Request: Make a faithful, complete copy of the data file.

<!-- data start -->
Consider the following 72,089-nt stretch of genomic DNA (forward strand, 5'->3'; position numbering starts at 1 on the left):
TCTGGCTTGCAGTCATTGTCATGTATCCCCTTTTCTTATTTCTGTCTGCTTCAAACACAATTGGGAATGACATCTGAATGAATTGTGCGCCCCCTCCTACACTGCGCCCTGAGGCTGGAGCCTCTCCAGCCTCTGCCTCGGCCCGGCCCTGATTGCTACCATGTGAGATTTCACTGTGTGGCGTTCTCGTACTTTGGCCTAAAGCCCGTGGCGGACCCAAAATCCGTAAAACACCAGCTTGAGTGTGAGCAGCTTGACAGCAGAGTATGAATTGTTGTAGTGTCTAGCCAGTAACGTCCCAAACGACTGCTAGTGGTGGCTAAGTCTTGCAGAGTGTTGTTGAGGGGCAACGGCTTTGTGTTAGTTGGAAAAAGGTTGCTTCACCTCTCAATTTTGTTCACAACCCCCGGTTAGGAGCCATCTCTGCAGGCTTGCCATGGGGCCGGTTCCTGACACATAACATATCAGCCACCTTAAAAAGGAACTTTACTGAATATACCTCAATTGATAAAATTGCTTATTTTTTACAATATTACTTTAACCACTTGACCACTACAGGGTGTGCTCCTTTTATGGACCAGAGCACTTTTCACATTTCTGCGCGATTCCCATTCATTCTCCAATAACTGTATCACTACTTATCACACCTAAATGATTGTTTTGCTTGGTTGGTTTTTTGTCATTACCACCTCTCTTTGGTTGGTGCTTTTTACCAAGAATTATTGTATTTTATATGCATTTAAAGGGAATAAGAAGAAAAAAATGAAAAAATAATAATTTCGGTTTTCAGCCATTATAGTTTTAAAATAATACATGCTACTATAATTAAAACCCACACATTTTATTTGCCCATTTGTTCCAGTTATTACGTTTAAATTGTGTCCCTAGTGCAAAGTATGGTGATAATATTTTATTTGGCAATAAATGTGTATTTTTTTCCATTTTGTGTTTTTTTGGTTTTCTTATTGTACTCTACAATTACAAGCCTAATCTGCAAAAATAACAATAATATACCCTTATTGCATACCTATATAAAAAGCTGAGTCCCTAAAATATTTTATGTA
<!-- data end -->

Consider the following 72,089-nt stretch of genomic DNA (forward strand, 5'->3'; position numbering starts at 1 on the left):
TCTGGCTTGCAGTCATTGTCATGTATCCCCTTTTCTTATTTCTGTCTGCTTCAAACACAATTGGGAATGACATCTGAATGAATTGTGCGCCCCCTCCTACACTGCGCCCTGAGGCTGGAGCCTCTCCAGCCTCTGCCTCGGCCCGGCCCTGATTGCTACCATGTGAGATTTCACTGTGTGGCGTTCTCGTACTTTGGCCTAAAGCCCGTGGCGGACCCAAAATCCGTAAAACACCAGCTTGAGTGTGAGCAGCTTGACAGCAGAGTATGAATTGTTGTAGTGTCTAGCCAGTAACGTCCCAAACGACTGCTAGTGGTGGCTAAGTCTTGCAGAGTGTTGTTGAGGGGCAACGGCTTTGTGTTAGTTGGAAAAAGGTTGCTTCACCTCTCAATTTTGTTCACAACCCCCGGTTAGGAGCCATCTCTGCAGGCTTGCCATGGGGCCGGTTCCTGACACATAACATATCAGCCACCTTAAAAAGGAACTTTACTGAATATACCTCAATTGATAAAATTGCTTATTTTTTACAATATTACTTTAACCACTTGACCACTACAGGGTGTGCTCCTTTTATGGACCAGAGCACTTTTCACATTTCTGCGCGATTCCCATTCATTCTCCAATAACTGTATCACTACTTATCACACCTAAATGATTGTTTTGCTTGGTTGGTTTTTTGTCATTACCACCTCTCTTTGGTTGGTGCTTTTTACCAAGAATTATTGTATTTTATATGCATTTAAAGGGAATAAGAAGAAAAAAATGAAAAAATAATAATTTCGGTTTTCAGCCATTATAGTTTTAAAATAATACATGCTACTATAATTAAAACCCACACATTTTATTTGCCCATTTGTTCCAGTTATTACGTTTAAATTGTGTCCCTAGTGCAAAGTATGGTGATAATATTTTATTTGGCAATAAATGTGTATTTTTTTCCATTTTGTGTTTTTTTGGTTTTCTTATTGTACTCTACAATTACAAGCCTAATCTGCAAAAATAACAATAATATACCCTTATTGCATACCTATATAAAAAGCTGAGTCCCTAAAATATTTTATGTA